Swim for Warriors a success for two locals

Two La Jolla swimmers who use La Jolla Cove daily as their training ground attempted to swim the Catalina Channel Aug. 21 to raise funds for Warrior Foundation-Freedom Station — one of them was successful.

Dana Selles and La Jolla High School alum Penny Nagel departed Catalina last Friday and Nagel landed on the mainland 15 hours later. Selles, who suffered an injury during a military tour in Afghanistan, had to stop a few miles short. The swim team, including two support kayakers, touched sand in Rancho Palos Verdes outside of San Pedro. Warrior Foundation provides services to veterans in Southern California, and supplements government programs. Donations can be made at or by mailing a check to: Warrior Foundation-Freedom Station, 1223 1/2 28th St., Apt. A, San Diego, CA 92102.

Local Toastmaster wins third at World semifinals

Toastmasters of La Jolla member Prabhu Kandasamy recently took third place in his group at the semifinal round of Toastmasters International Semifinals and World Championship of Public Speaking contest in Las Vegas. Kandasamy represented District 5 (which covers San Diego and spans all the way to Arizona) at the championship, which grouped districts together — with one winner proceeding to the World Championship final round.

The competition showcases the most skilled public speakers in the world, representing local Toastmasters clubs. Toastmasters International is an organization aimed at improving public speaking skills.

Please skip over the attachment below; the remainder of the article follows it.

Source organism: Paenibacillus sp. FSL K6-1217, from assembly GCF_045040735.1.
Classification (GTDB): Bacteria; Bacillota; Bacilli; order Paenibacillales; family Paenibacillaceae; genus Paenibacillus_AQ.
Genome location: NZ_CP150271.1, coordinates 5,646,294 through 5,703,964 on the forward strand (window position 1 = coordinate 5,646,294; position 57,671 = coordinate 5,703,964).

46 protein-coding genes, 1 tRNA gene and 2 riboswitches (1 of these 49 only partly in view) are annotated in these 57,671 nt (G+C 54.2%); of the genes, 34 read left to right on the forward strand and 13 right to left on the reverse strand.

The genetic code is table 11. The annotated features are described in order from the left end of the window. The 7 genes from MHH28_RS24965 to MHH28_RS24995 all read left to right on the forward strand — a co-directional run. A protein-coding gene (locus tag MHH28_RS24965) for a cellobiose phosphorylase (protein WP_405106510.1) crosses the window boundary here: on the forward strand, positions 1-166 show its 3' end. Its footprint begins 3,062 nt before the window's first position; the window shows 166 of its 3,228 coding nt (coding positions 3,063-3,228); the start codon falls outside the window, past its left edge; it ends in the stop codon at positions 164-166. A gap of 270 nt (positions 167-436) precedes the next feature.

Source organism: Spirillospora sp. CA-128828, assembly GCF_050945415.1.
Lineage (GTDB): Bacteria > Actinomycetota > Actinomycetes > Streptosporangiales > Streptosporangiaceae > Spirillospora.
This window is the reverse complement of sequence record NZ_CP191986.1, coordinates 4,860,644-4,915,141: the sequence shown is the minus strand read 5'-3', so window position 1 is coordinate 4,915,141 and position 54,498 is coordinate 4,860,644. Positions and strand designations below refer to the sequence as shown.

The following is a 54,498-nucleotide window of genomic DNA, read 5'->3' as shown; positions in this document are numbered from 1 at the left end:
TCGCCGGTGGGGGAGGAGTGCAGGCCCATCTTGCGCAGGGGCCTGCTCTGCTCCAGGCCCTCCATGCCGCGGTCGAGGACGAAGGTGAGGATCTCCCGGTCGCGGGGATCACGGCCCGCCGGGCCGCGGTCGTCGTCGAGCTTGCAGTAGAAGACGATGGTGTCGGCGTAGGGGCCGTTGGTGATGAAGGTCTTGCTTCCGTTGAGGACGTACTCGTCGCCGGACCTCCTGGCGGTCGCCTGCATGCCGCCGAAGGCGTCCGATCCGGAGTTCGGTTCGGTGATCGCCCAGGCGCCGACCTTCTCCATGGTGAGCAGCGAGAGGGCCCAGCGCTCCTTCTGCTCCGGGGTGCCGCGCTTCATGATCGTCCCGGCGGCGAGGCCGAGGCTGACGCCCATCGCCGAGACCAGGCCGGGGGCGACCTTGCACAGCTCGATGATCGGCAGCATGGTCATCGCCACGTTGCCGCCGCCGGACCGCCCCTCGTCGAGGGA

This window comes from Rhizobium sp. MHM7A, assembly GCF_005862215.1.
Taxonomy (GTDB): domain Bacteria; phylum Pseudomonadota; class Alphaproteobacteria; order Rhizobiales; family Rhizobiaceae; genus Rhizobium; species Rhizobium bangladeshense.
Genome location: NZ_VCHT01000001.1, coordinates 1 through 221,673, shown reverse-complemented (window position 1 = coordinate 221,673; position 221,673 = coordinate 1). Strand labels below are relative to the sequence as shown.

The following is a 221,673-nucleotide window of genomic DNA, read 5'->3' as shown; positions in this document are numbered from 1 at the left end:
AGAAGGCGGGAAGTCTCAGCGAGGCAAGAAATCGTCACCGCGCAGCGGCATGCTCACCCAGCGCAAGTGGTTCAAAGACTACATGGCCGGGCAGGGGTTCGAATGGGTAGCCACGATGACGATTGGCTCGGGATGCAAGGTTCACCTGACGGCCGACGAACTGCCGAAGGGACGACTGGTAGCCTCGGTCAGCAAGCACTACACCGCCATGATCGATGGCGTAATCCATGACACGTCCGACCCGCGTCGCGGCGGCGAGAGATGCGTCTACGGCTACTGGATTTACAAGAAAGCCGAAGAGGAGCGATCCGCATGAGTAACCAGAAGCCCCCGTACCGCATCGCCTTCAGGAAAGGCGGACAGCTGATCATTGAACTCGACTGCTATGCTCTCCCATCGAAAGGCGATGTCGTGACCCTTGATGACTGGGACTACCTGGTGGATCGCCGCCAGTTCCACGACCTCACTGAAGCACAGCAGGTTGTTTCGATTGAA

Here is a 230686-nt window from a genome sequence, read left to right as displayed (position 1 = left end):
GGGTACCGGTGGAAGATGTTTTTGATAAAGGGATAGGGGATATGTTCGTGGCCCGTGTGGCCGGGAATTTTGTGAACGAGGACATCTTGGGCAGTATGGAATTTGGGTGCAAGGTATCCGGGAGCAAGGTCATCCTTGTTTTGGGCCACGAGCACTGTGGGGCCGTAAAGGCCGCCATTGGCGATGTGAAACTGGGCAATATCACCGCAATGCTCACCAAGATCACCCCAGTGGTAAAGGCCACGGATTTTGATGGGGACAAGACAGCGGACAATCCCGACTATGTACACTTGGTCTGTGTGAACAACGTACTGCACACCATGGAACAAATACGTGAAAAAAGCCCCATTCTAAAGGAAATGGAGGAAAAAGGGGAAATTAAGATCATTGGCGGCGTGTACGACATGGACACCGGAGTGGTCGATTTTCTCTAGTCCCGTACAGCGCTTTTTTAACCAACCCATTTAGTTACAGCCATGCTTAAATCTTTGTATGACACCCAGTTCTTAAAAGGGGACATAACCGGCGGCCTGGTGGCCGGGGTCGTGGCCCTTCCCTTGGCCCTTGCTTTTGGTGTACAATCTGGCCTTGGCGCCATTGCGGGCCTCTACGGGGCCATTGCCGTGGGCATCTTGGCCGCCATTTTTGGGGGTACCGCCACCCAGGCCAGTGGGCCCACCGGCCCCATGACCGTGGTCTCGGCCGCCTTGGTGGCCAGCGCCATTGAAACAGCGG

Kandasamy wrote a speech for the competition based on his life story and growing up with polio in India, and relied on his local club to help refine his skills. He competed with his perfected speech at the division and district levels, before qualifying for the Toastmasters International Semifinals and World Championship of Public Speaking. More details at

Library fines reduced by half in September

The entire month of September, San Diego Public Library users can return overdue books and materials and the library will discount the late charges by 50 percent.

Library patrons are encouraged to search their bookcases and children’s rooms for overdue library books, CDs or DVDs and return them during this one time only fine discount time period. For those who haven’t used their library cards for years because of their fines, this is the time to them pay off.

La Jolla’s branch library is at 7555 Draper Ave. Hours: 12:30-5 p.m. Sunday; 9:30 a.m. to 6 p.m. Monday, Thursday, Friday; 11:30 a.m. to 8 p.m. Tuesday and Wednesday. (858) 552-1657.